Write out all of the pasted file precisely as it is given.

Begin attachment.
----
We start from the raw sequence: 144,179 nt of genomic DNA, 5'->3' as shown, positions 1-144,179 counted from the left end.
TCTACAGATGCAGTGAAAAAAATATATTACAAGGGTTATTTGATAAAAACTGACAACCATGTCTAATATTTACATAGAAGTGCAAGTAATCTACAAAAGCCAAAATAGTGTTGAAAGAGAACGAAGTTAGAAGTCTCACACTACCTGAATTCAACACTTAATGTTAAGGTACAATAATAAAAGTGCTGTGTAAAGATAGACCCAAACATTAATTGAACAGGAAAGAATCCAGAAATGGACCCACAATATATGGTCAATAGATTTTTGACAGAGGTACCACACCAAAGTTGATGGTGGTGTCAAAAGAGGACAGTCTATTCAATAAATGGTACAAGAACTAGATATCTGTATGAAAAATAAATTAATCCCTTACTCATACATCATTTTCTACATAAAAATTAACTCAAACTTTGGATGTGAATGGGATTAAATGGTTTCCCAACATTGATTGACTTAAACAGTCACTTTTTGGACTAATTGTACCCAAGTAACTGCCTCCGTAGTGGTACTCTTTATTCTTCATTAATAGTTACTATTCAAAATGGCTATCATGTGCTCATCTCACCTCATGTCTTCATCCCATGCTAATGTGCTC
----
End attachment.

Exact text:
We start from the raw sequence: 144,179 nt of genomic DNA, 5'->3' as shown, positions 1-144,179 counted from the left end.
TCTACAGATGCAGTGAAAAAAATATATTACAAGGGTTATTTGATAAAAACTGACAACCATGTCTAATATTTACATAGAAGTGCAAGTAATCTACAAAAGCCAAAATAGTGTTGAAAGAGAACGAAGTTAGAAGTCTCACACTACCTGAATTCAACACTTAATGTTAAGGTACAATAATAAAAGTGCTGTGTAAAGATAGACCCAAACATTAATTGAACAGGAAAGAATCCAGAAATGGACCCACAATATATGGTCAATAGATTTTTGACAGAGGTACCACACCAAAGTTGATGGTGGTGTCAAAAGAGGACAGTCTATTCAATAAATGGTACAAGAACTAGATATCTGTATGAAAAATAAATTAATCCCTTACTCATACATCATTTTCTACATAAAAATTAACTCAAACTTTGGATGTGAATGGGATTAAATGGTTTCCCAACATTGATTGACTTAAACAGTCACTTTTTGGACTAATTGTACCCAAGTAACTGCCTCCGTAGTGGTACTCTTTATTCTTCATTAATAGTTACTATTCAAAATGGCTATCATGTGCTCATCTCACCTCATGTCTTCATCCCATGCTAATGTGCTC